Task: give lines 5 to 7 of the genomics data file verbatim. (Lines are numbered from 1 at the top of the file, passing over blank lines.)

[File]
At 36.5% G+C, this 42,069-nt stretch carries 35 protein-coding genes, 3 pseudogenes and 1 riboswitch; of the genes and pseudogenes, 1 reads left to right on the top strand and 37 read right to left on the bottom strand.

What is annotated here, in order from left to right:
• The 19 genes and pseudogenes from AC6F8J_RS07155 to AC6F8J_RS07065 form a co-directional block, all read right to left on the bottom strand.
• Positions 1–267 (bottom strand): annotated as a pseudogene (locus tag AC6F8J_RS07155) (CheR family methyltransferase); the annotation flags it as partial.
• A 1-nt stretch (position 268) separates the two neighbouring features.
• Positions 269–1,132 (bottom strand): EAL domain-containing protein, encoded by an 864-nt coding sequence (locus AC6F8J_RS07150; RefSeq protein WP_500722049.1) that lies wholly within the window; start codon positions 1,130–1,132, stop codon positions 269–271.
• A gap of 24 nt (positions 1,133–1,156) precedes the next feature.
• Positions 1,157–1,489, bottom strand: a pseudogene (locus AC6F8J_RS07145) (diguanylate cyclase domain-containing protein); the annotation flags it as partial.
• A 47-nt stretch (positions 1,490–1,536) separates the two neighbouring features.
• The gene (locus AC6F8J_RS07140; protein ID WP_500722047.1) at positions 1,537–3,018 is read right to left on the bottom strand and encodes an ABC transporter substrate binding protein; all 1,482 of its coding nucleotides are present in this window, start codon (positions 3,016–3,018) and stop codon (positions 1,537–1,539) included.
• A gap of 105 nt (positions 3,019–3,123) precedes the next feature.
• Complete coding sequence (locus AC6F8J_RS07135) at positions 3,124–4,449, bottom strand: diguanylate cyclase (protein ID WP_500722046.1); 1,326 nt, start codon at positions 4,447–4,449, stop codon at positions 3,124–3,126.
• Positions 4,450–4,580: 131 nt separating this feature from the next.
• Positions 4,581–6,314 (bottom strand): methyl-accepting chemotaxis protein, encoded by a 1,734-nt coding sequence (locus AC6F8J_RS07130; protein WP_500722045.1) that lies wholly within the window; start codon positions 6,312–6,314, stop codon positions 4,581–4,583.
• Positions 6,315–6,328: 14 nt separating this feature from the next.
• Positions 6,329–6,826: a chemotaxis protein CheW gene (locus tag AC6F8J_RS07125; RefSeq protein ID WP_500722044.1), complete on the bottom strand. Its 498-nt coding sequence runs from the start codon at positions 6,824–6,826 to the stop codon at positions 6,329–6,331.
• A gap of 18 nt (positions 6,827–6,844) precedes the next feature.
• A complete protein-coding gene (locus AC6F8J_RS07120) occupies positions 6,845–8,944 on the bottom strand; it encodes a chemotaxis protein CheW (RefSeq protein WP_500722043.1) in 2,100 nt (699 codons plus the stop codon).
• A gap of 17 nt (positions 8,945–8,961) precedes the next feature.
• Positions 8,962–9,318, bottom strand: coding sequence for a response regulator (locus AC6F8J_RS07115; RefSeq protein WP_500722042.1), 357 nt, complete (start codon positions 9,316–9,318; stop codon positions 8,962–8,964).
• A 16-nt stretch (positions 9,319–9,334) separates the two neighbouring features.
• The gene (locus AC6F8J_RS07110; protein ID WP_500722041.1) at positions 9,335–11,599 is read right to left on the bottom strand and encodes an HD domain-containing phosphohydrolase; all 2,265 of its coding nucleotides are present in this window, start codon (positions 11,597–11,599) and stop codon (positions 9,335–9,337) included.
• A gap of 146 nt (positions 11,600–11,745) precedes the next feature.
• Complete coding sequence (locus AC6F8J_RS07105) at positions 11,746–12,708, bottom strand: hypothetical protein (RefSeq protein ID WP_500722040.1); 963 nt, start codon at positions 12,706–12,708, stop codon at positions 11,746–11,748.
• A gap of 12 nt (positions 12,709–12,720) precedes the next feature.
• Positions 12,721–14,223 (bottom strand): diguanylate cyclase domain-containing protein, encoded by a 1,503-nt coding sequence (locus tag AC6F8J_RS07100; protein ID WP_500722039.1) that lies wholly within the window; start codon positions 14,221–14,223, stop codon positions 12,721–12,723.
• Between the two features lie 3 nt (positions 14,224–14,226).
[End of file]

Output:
• A 1-nt stretch (position 268) separates the two neighbouring features.
• Positions 269–1,132 (bottom strand): EAL domain-containing protein, encoded by an 864-nt coding sequence (locus AC6F8J_RS07150; RefSeq protein WP_500722049.1) that lies wholly within the window; start codon positions 1,130–1,132, stop codon positions 269–271.
• A gap of 24 nt (positions 1,133–1,156) precedes the next feature.